thank you for posting.  as someone who has and still has off balance in chemicals in my body AND takes medication–i am so thankful for the openness the Church is starting to break forth in with mental illness’.  we have a journey still to go but man…the resources and the help that is out there NOW as oppose to back just awhile ago…is HUGE.  one thing i appreciate is you actually NAME your former medication.  i appreciate that.  maybe it’s because i take zoloft/sertraline so it’s an immediate connection?  not sure.  i have seen women who i know would benefit from medication and it still has a stigma and i’m not advocating everyone “pop a pill” (which isn’t even the reality/i know the debate…i LIVE in that world). 😉  but i can only attest to the power of counseling and medication combined in that the medication has allowed my brain a way to process what i NEEDED to learn in counseling and when i do get close to the “breakdown” as i call them, the medication gives me that one EXTRA step i need/pause to gather what i know is true and prevent a breakdown from occuring whereas before they just bam happened.  i know we tell each other as women it’s okay and ask for help BUT–in addition, i’d say we as women need to have courage (and be educated in this) and have the strength to reach out and perhaps tell a woman–you know, i think you could benefit from x and y.  i know this is sensitive ground–but i look back and my journey with medication was i went on, weaned off, and then needed to go back on.  the reason i went back on is twofold:  2 women had the GUTS to tell me (as they witnessed how i was acting), you need to go back on your medication and i realized for the sake of my oldest she needed a stable mother (she started to realize and SEE when i’d have emotional breakdowns as i used to call them) and THAT got me over the “i thought God healed me and gave me victory without medication” (grew and realized i still had a stigma on the med part).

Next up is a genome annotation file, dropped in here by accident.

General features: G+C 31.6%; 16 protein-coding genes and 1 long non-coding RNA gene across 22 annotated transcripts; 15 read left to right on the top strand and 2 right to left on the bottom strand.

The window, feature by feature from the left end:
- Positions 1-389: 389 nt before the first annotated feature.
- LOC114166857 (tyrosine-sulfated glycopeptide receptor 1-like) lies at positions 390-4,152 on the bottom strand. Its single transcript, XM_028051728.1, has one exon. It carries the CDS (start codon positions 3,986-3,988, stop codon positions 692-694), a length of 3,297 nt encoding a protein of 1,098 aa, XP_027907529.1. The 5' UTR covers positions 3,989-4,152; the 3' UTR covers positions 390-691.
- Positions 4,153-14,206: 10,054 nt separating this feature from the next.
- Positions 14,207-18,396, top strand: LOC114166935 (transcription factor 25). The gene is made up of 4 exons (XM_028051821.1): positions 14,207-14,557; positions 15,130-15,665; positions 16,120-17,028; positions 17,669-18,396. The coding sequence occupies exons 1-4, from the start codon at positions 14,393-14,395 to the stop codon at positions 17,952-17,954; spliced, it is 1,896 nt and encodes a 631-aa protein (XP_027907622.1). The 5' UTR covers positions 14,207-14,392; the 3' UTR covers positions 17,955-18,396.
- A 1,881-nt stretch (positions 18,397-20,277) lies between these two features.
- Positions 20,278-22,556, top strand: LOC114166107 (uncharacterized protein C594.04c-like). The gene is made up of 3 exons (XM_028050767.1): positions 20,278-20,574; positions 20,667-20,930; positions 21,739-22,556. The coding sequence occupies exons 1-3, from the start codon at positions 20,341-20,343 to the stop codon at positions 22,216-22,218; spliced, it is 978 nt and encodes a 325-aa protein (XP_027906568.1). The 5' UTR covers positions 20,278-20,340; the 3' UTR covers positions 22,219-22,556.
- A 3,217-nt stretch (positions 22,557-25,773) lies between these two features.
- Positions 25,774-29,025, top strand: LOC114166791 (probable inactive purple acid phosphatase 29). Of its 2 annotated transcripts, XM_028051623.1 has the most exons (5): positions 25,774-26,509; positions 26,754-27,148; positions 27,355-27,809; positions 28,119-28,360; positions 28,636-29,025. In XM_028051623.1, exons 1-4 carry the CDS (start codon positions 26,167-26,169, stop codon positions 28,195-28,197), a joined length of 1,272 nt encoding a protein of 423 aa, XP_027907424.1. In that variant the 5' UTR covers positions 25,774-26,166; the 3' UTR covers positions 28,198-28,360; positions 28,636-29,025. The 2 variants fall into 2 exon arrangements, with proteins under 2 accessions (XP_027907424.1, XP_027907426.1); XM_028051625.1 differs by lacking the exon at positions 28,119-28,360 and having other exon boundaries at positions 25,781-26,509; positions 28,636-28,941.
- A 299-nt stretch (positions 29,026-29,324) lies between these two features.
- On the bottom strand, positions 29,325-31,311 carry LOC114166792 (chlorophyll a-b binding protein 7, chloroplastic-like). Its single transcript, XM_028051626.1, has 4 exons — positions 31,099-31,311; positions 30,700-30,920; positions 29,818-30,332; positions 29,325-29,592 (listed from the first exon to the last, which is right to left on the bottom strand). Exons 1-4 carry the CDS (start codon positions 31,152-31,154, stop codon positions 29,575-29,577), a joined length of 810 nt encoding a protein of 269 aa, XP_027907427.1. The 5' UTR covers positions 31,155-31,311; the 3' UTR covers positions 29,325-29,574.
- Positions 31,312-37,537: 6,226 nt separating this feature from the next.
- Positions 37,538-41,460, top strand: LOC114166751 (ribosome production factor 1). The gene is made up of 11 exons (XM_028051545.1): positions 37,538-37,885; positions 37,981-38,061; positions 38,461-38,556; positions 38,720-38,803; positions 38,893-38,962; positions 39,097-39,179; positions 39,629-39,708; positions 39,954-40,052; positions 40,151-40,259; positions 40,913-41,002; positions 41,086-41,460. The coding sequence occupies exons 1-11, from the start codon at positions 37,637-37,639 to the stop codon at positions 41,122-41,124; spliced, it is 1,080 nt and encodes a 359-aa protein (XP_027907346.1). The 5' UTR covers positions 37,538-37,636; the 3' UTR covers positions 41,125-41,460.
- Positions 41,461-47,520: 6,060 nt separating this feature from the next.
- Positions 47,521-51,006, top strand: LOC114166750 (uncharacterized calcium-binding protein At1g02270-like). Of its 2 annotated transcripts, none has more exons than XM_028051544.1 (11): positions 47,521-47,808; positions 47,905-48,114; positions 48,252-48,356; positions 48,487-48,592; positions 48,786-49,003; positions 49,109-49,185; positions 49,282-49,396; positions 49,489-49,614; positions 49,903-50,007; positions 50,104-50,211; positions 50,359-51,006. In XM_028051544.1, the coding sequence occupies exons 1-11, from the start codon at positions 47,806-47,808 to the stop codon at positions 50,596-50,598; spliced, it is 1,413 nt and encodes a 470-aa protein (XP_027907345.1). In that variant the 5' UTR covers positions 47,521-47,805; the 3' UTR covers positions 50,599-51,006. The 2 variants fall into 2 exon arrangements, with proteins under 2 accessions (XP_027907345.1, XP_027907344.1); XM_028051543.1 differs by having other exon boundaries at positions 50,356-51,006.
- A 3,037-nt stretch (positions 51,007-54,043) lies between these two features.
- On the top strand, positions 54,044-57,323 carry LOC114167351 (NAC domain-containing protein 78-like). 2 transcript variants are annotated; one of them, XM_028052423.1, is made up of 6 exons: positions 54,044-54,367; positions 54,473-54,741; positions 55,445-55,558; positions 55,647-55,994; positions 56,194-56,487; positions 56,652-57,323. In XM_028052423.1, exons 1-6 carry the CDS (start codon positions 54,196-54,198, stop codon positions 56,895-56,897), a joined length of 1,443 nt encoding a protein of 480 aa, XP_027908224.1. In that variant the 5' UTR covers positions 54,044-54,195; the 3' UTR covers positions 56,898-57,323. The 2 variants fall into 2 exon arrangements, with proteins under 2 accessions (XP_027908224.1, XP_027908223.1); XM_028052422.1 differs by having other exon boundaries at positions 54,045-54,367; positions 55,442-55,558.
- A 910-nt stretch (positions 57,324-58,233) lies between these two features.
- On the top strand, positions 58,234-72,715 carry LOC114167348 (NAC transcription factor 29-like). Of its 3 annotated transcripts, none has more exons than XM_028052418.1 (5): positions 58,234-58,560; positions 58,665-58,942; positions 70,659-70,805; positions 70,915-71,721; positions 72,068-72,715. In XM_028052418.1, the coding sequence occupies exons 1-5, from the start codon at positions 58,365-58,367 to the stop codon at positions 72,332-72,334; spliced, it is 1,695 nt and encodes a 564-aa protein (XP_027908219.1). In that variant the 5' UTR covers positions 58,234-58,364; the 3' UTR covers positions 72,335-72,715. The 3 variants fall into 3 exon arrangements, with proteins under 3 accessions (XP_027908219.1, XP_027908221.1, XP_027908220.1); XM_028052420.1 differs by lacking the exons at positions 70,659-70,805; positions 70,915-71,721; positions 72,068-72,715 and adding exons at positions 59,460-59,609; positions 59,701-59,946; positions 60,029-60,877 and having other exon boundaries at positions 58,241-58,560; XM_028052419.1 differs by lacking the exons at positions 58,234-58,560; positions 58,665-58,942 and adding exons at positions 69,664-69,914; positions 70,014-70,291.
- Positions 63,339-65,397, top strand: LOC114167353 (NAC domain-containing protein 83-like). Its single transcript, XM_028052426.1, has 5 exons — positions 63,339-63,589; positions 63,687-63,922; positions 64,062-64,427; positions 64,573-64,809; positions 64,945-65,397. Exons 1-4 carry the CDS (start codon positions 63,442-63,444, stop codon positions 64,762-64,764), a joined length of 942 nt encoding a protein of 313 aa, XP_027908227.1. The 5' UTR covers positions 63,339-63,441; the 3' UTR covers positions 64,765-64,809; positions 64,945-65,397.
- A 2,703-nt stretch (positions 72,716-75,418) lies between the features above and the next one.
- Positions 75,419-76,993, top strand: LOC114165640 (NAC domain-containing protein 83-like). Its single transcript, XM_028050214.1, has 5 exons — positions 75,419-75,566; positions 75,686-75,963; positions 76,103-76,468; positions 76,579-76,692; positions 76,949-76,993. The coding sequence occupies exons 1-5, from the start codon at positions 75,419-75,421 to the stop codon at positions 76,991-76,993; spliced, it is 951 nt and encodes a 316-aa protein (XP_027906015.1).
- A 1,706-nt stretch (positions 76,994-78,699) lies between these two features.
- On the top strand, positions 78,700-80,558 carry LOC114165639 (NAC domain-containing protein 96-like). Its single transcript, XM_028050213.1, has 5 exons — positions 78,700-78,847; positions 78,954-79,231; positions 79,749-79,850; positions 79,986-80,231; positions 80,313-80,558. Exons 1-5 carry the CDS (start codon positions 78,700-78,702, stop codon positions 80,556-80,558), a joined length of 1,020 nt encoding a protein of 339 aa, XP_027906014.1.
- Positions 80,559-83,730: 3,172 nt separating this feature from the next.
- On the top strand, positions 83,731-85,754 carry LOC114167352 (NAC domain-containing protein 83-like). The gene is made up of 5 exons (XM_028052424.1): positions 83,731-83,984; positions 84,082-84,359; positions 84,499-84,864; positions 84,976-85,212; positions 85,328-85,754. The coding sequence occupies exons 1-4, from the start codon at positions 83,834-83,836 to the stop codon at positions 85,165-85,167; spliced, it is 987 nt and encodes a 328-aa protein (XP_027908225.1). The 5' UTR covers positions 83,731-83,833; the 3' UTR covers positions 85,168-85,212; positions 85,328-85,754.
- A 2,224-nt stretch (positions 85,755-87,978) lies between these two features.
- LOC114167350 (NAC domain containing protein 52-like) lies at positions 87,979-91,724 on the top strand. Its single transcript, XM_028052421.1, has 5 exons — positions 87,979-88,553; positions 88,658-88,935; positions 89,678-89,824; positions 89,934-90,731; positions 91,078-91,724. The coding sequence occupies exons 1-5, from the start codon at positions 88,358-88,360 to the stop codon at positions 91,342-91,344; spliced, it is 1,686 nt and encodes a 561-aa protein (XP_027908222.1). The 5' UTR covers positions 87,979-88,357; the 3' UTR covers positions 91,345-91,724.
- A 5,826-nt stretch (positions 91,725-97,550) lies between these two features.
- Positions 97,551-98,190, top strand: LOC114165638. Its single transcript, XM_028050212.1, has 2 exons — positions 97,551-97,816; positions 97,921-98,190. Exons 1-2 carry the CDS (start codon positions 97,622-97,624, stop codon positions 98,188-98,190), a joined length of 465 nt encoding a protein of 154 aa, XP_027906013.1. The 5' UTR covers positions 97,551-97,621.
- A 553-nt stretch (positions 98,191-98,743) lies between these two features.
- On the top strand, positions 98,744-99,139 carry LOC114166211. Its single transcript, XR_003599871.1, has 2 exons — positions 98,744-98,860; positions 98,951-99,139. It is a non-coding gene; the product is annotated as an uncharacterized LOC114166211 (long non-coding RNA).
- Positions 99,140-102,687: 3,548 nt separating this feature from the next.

i know there are others out there who will read this and i just want to share–don’t be afraid to get medication under the guidance of a doctor and counselor.  there is NO shame.  what i found is that the tools i used to deal with stress/life worked “dysfunctionally” well until i went to china and then encountered some particular stressful situations and people and it felt like i was brought into a corner where God showed me how this way of dealing with life has gotten me this far but it is time for an upgrade and then when we came back i began to learn, unlearn and re-learn tools–upgraded my beliefs and found so much freedom in Christ–true freedom!  that isn’t to say our journey back to the states was a walk in the park (husband was unemployed for 10 months), my first born was pretty underweight and pretty much avoided food (whole different stressor for a mommy!) and we were adjusting to American culture.

    i could write so much more on my specific experience and to those who are out there in the process of getting help–you WON’T regret it. <3  it is so true that some of the strongest people are those who say, “i can’t” and recognize they need help and get it.  if you need motivation–think of your family.  get the help for yourself for them too.  if you are going through this, consider this a hug for you and one of my favorite verses of all time is psalm 139:14 (i think) where it says, “Where can i go from your spirit?”…basically it says if i go down to the depths you are there, the darkness isn’t dark to you and night is as bright as day–radically changed and rocked my world when i realized that God never changes and my “darkness” doesn’t scare Him away or alter Him.  I can’t “scare” God.  may sound funny?  but to me, i know i have scared my husband before. and this truth for my particular struggles was HUGE in empowering my faith.

    lastly, amy young posted some great resources for anxiety and depression awhile back and i read up on some of them and they are great! <3